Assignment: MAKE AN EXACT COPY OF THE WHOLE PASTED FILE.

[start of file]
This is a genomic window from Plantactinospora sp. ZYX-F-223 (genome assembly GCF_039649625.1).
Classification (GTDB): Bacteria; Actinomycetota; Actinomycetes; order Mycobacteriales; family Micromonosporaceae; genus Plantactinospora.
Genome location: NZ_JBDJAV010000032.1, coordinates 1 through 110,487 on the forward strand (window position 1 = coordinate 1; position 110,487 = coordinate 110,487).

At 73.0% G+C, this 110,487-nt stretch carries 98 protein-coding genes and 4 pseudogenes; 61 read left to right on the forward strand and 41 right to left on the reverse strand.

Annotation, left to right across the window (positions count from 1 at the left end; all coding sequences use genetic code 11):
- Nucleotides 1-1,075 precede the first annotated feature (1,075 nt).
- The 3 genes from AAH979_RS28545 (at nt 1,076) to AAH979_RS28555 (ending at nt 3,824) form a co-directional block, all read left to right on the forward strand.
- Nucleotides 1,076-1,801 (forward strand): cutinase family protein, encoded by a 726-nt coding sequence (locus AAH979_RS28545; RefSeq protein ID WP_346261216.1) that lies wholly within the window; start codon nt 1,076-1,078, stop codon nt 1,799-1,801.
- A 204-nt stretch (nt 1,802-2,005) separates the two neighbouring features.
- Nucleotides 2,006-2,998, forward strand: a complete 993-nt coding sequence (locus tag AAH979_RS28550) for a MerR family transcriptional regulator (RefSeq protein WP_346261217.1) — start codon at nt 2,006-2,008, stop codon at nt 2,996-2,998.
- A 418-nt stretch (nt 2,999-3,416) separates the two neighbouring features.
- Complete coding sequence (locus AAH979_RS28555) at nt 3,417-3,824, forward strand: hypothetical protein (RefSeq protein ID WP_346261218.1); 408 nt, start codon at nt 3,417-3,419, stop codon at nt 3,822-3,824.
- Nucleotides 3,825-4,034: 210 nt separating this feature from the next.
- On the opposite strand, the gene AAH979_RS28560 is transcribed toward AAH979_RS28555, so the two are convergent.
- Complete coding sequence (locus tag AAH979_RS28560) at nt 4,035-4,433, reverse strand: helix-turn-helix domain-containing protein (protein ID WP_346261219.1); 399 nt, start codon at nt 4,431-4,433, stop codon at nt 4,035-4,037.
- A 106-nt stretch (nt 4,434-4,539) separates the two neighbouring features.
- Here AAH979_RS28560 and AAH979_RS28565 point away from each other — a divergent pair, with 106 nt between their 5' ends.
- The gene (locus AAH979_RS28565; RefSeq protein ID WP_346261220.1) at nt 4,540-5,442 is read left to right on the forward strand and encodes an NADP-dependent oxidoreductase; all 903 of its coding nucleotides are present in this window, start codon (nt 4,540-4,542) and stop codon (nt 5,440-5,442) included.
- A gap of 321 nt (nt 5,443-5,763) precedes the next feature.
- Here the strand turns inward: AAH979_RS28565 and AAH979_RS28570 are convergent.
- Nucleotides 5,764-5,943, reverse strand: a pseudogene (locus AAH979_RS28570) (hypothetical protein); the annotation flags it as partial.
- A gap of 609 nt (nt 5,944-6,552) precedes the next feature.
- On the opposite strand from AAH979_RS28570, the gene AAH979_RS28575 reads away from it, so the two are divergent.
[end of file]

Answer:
This is a genomic window from Plantactinospora sp. ZYX-F-223 (genome assembly GCF_039649625.1).
Classification (GTDB): Bacteria; Actinomycetota; Actinomycetes; order Mycobacteriales; family Micromonosporaceae; genus Plantactinospora.
Genome location: NZ_JBDJAV010000032.1, coordinates 1 through 110,487 on the forward strand (window position 1 = coordinate 1; position 110,487 = coordinate 110,487).

At 73.0% G+C, this 110,487-nt stretch carries 98 protein-coding genes and 4 pseudogenes; 61 read left to right on the forward strand and 41 right to left on the reverse strand.

Annotation, left to right across the window (positions count from 1 at the left end; all coding sequences use genetic code 11):
- Nucleotides 1-1,075 precede the first annotated feature (1,075 nt).
- The 3 genes from AAH979_RS28545 (at nt 1,076) to AAH979_RS28555 (ending at nt 3,824) form a co-directional block, all read left to right on the forward strand.
- Nucleotides 1,076-1,801 (forward strand): cutinase family protein, encoded by a 726-nt coding sequence (locus AAH979_RS28545; RefSeq protein ID WP_346261216.1) that lies wholly within the window; start codon nt 1,076-1,078, stop codon nt 1,799-1,801.
- A 204-nt stretch (nt 1,802-2,005) separates the two neighbouring features.
- Nucleotides 2,006-2,998, forward strand: a complete 993-nt coding sequence (locus tag AAH979_RS28550) for a MerR family transcriptional regulator (RefSeq protein WP_346261217.1) — start codon at nt 2,006-2,008, stop codon at nt 2,996-2,998.
- A 418-nt stretch (nt 2,999-3,416) separates the two neighbouring features.
- Complete coding sequence (locus AAH979_RS28555) at nt 3,417-3,824, forward strand: hypothetical protein (RefSeq protein ID WP_346261218.1); 408 nt, start codon at nt 3,417-3,419, stop codon at nt 3,822-3,824.
- Nucleotides 3,825-4,034: 210 nt separating this feature from the next.
- On the opposite strand, the gene AAH979_RS28560 is transcribed toward AAH979_RS28555, so the two are convergent.
- Complete coding sequence (locus tag AAH979_RS28560) at nt 4,035-4,433, reverse strand: helix-turn-helix domain-containing protein (protein ID WP_346261219.1); 399 nt, start codon at nt 4,431-4,433, stop codon at nt 4,035-4,037.
- A 106-nt stretch (nt 4,434-4,539) separates the two neighbouring features.
- Here AAH979_RS28560 and AAH979_RS28565 point away from each other — a divergent pair, with 106 nt between their 5' ends.
- The gene (locus AAH979_RS28565; RefSeq protein ID WP_346261220.1) at nt 4,540-5,442 is read left to right on the forward strand and encodes an NADP-dependent oxidoreductase; all 903 of its coding nucleotides are present in this window, start codon (nt 4,540-4,542) and stop codon (nt 5,440-5,442) included.
- A gap of 321 nt (nt 5,443-5,763) precedes the next feature.
- Here the strand turns inward: AAH979_RS28565 and AAH979_RS28570 are convergent.
- Nucleotides 5,764-5,943, reverse strand: a pseudogene (locus AAH979_RS28570) (hypothetical protein); the annotation flags it as partial.
- A gap of 609 nt (nt 5,944-6,552) precedes the next feature.
- On the opposite strand from AAH979_RS28570, the gene AAH979_RS28575 reads away from it, so the two are divergent.